So here is a wonderful opportunity for the current crop of Republicans, with Mitt Romney leading them in the next few months, to mount a bona fide, no holds barred revolution that will complete the first one. Ron Paul might have been counted upon to lead it but one may doubt that Mitt Romney is going to go there. Too many leaders of and people within the Republican Party remain statists who believe that the government rules the people instead of serving them.

I have argued for decades that what is now required is a truly just approach to funding law maintenance and enforcement. Some way other than taxing citizens must be found and implemented to fund the system that protects individual rights, a way that doesn’t also violate those rights. The contract fee approach would work, I am sure, provided it is firmly combined with a policy of strictly limited government, one that sticks to the task assigned it in the Declaration of Independence where we learn that government is instituted to protect our rights, not to run our lives.

Pragmatism’s Problems

Pragmatism’s Problems*

Tibor R. Machan

It has now become something of a badge of honor to be a pragmatist, especially in public policy matters. Being pragmatic means promoting policies that work, being practical or even expedient.

President Obama has often made mention of his own pragmatism. So have some of his most avid supporters, such as Paul Krugman and Cass Sunstein. But not only those favoring the substantially Keynesian approach to macroeconomic policies swear allegiance to pragmatism. The very prominent jurist Richard Posner, of the University of Chicago School of Law, one of the most prolific and widely respected public philosophers in our time, has been unabashed about his championing of pragmatism.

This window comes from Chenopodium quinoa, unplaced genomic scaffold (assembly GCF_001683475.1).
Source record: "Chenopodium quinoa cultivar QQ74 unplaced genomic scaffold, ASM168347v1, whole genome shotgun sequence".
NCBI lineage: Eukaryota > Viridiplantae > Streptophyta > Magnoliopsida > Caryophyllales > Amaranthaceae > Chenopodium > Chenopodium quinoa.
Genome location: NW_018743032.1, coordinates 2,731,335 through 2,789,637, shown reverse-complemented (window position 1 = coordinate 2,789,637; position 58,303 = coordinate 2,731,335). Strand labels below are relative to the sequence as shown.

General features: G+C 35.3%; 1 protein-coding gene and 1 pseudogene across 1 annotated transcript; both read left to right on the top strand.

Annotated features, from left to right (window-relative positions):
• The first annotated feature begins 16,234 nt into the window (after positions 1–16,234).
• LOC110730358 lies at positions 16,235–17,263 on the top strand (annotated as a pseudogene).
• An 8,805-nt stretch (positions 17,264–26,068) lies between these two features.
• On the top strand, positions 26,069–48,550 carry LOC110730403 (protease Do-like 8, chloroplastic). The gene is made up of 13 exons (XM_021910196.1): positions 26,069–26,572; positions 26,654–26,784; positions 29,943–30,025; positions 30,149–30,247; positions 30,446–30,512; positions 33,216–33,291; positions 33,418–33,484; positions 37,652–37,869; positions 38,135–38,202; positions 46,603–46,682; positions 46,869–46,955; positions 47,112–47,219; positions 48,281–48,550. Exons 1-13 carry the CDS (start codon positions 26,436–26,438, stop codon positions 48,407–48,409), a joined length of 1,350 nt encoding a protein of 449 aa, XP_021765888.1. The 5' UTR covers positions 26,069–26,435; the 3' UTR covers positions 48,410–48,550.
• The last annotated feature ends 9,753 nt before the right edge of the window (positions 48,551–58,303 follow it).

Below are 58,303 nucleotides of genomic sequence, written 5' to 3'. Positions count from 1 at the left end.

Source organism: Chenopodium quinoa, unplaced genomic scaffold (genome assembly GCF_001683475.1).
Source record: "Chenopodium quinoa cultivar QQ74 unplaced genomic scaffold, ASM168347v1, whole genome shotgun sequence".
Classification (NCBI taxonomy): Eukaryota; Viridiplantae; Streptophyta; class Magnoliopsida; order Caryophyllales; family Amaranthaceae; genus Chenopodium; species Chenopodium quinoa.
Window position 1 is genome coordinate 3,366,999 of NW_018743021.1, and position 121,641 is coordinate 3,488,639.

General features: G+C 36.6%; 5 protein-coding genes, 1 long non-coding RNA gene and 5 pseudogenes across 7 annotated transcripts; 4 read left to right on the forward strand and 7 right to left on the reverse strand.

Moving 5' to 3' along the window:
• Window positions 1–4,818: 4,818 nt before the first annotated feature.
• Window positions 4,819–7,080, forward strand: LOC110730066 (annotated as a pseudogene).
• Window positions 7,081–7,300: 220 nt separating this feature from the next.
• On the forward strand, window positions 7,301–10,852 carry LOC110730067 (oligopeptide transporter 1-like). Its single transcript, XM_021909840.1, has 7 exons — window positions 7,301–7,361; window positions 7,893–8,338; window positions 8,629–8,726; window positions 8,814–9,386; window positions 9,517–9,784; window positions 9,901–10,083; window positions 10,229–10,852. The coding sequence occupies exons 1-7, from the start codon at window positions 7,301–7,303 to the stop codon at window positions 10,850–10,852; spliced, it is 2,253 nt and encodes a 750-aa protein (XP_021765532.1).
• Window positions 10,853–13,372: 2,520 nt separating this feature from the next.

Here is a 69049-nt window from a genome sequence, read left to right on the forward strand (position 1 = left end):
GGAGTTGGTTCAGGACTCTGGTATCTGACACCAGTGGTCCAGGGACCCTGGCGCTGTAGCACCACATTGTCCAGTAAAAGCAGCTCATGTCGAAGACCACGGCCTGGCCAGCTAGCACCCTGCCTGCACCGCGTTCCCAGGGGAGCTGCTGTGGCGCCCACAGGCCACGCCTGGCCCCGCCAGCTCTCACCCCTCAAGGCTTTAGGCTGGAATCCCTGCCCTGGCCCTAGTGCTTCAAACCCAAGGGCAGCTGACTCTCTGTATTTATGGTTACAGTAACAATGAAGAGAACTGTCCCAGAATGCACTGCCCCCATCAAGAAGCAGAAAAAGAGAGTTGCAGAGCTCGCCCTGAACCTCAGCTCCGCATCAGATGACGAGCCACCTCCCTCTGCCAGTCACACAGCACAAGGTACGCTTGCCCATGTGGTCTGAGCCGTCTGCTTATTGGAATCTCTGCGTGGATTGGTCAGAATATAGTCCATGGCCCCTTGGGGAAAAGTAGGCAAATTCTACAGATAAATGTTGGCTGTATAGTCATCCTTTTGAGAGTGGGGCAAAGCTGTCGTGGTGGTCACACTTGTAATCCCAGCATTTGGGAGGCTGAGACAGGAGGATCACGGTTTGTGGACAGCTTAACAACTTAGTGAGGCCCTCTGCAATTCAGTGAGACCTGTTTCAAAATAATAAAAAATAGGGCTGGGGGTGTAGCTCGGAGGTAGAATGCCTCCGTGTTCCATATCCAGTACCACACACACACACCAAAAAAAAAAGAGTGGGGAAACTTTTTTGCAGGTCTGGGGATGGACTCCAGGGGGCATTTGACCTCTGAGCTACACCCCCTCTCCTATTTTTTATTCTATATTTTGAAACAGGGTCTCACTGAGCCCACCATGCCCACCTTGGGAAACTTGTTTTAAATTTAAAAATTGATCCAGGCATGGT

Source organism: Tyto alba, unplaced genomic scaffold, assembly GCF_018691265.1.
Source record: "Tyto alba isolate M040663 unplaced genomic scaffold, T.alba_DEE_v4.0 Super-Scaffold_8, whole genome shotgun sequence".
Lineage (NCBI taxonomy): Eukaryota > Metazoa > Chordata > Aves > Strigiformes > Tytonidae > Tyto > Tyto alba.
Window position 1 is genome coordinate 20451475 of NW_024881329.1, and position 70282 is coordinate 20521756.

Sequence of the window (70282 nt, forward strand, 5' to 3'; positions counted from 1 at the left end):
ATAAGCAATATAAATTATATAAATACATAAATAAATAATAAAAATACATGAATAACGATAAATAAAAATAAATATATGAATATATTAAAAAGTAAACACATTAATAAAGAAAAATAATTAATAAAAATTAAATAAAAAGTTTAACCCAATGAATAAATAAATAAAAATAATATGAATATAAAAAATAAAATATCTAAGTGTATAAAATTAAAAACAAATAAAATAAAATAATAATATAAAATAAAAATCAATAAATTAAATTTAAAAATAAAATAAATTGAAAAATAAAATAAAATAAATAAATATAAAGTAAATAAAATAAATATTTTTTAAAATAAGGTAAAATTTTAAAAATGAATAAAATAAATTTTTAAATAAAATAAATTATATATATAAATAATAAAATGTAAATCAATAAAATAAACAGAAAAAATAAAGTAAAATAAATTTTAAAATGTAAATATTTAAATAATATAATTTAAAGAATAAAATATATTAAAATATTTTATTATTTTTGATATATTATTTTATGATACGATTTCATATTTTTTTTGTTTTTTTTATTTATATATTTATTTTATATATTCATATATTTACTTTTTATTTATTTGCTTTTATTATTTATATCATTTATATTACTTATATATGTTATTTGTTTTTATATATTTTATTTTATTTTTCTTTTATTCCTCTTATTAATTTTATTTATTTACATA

So what makes someone a pragmatist? In these contexts, pragmatic suggests mainly an attitude of realism and flexibility, lack of firm principles or foundations–i.e., eschewing dogmatism or ideology–on which one’s policy recommendations are based. Here is a good sample of the pragmatic approach:

“Defenders of Chicago-style law and economics want to be seen not as ideologues, but as realists. [Richard] Posner [put it this way]: ‘We ask not whether the economic approach to law is adequately grounded’ in any particular ethical system, ‘but whether it is the best approach for the contemporary American legal system to follow.’” Peter Coy, “Opening Remarks,” Bloomberg Businessweek, 6/11-6/17, 2012, p. 10. (“And how can one tell what’s “the best approach” if it’s all purely subjective or relative?)

Even more extremely put, Posner has written as follows:

“It was right to try the Nazi leaders [at Nuremburg] rather than to shoot them out of hand in a paroxysm of disgust…. But it was not right because a trial could produce proof that the Nazis really were immoralists; they were, but according to our lights, not theirs.” “Problematics of Moral and Legal Theory,” 111, Harvard Law Review, 1998, 1644-45.